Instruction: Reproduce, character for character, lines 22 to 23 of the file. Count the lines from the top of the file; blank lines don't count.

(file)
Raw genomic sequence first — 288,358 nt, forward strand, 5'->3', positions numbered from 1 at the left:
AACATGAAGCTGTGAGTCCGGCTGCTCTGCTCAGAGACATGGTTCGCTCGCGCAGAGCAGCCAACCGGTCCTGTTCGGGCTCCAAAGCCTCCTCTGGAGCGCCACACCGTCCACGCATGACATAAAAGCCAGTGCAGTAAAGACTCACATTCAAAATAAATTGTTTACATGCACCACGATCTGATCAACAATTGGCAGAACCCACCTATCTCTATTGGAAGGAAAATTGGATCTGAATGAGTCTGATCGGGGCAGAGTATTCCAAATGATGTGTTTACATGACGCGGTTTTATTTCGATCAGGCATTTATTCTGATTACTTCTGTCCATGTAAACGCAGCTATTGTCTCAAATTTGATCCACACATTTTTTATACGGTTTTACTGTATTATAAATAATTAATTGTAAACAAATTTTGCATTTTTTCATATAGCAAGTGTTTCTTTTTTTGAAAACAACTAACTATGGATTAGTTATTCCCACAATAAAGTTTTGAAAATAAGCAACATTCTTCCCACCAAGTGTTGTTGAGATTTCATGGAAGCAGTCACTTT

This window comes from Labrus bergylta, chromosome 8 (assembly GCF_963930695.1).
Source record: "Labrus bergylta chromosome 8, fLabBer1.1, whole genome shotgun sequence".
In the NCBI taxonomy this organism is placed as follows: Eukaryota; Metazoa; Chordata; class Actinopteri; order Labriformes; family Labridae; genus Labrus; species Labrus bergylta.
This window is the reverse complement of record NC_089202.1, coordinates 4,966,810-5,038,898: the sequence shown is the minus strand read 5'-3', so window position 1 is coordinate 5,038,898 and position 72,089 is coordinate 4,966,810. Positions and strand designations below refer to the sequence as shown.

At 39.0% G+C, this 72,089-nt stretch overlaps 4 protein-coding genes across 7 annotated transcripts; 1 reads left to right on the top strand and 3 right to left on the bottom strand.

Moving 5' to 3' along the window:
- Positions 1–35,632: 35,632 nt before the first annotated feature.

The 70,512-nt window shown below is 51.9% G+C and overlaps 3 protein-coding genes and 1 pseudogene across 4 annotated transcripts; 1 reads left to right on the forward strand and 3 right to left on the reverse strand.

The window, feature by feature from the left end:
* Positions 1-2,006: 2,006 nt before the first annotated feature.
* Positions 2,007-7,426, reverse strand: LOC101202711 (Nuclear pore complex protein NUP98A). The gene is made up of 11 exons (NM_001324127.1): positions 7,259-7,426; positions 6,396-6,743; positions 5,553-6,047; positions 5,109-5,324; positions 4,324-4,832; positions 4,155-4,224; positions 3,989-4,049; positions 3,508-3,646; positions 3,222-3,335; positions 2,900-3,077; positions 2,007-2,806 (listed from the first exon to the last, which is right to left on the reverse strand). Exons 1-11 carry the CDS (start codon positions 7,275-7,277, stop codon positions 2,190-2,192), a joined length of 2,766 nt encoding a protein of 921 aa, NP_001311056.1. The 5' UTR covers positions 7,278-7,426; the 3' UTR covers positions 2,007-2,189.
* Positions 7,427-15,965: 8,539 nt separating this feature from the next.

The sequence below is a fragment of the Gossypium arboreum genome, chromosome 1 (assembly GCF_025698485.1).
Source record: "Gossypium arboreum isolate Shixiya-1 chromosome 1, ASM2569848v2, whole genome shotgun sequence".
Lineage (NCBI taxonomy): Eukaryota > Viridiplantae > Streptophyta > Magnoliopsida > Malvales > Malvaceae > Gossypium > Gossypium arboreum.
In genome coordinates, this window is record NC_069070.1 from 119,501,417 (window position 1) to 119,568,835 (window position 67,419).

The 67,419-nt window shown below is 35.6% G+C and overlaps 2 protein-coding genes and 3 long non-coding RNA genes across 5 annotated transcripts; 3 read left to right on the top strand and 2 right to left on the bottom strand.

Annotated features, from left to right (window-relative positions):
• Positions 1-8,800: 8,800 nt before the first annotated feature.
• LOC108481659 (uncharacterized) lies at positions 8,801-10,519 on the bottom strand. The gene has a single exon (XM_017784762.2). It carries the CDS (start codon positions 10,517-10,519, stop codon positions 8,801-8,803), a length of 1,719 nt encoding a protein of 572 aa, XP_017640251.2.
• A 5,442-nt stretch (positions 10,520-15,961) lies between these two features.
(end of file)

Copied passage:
• LOC108481659 (uncharacterized) lies at positions 8,801-10,519 on the bottom strand. The gene has a single exon (XM_017784762.2). It carries the CDS (start codon positions 10,517-10,519, stop codon positions 8,801-8,803), a length of 1,719 nt encoding a protein of 572 aa, XP_017640251.2.
• A 5,442-nt stretch (positions 10,520-15,961) lies between these two features.